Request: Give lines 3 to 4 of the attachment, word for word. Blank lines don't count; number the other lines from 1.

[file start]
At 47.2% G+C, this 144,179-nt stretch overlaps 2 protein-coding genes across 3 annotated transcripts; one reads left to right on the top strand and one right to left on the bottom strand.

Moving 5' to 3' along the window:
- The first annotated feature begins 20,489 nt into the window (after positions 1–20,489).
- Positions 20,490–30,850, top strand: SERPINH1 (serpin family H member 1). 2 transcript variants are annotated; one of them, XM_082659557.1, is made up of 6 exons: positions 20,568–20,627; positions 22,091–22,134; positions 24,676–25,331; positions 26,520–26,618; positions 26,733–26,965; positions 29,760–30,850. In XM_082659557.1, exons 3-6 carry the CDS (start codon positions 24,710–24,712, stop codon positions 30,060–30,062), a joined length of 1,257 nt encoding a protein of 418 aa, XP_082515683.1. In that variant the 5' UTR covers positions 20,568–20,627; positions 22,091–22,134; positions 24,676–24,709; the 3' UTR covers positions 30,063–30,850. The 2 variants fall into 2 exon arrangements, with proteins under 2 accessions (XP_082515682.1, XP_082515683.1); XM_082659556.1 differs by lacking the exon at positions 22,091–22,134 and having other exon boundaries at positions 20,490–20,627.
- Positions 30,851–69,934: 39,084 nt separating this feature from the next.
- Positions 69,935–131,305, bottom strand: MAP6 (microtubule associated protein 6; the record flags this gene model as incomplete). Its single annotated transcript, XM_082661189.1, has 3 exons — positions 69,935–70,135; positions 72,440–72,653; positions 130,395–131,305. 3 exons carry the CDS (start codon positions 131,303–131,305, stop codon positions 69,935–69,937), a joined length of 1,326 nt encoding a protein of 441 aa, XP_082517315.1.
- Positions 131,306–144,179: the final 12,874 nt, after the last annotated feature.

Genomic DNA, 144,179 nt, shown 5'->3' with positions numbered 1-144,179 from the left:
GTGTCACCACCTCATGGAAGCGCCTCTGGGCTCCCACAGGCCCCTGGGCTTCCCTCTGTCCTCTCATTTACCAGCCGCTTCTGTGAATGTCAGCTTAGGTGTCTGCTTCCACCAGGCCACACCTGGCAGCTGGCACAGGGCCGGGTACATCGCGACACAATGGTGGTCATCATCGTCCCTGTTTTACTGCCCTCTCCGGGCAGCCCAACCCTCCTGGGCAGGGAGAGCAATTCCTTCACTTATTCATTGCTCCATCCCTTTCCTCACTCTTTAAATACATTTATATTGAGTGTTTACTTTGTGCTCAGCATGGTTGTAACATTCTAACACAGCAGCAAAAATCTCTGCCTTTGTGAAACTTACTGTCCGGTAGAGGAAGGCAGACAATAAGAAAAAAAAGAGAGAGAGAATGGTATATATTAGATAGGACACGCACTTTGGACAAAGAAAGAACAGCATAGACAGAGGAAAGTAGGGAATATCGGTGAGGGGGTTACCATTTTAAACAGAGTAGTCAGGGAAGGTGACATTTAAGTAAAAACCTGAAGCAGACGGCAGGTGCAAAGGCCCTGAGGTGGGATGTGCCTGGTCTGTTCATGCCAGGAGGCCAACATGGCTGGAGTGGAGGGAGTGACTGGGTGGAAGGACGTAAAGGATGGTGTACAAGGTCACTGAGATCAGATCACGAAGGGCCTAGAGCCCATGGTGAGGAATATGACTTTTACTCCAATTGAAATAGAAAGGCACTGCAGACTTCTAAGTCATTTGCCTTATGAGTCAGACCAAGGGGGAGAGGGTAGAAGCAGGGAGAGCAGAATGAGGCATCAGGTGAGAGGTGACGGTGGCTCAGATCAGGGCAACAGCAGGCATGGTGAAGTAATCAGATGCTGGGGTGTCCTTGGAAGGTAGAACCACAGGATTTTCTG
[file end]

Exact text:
- The first annotated feature begins 20,489 nt into the window (after positions 1–20,489).
- Positions 20,490–30,850, top strand: SERPINH1 (serpin family H member 1). 2 transcript variants are annotated; one of them, XM_082659557.1, is made up of 6 exons: positions 20,568–20,627; positions 22,091–22,134; positions 24,676–25,331; positions 26,520–26,618; positions 26,733–26,965; positions 29,760–30,850. In XM_082659557.1, exons 3-6 carry the CDS (start codon positions 24,710–24,712, stop codon positions 30,060–30,062), a joined length of 1,257 nt encoding a protein of 418 aa, XP_082515683.1. In that variant the 5' UTR covers positions 20,568–20,627; positions 22,091–22,134; positions 24,676–24,709; the 3' UTR covers positions 30,063–30,850. The 2 variants fall into 2 exon arrangements, with proteins under 2 accessions (XP_082515682.1, XP_082515683.1); XM_082659556.1 differs by lacking the exon at positions 22,091–22,134 and having other exon boundaries at positions 20,490–20,627.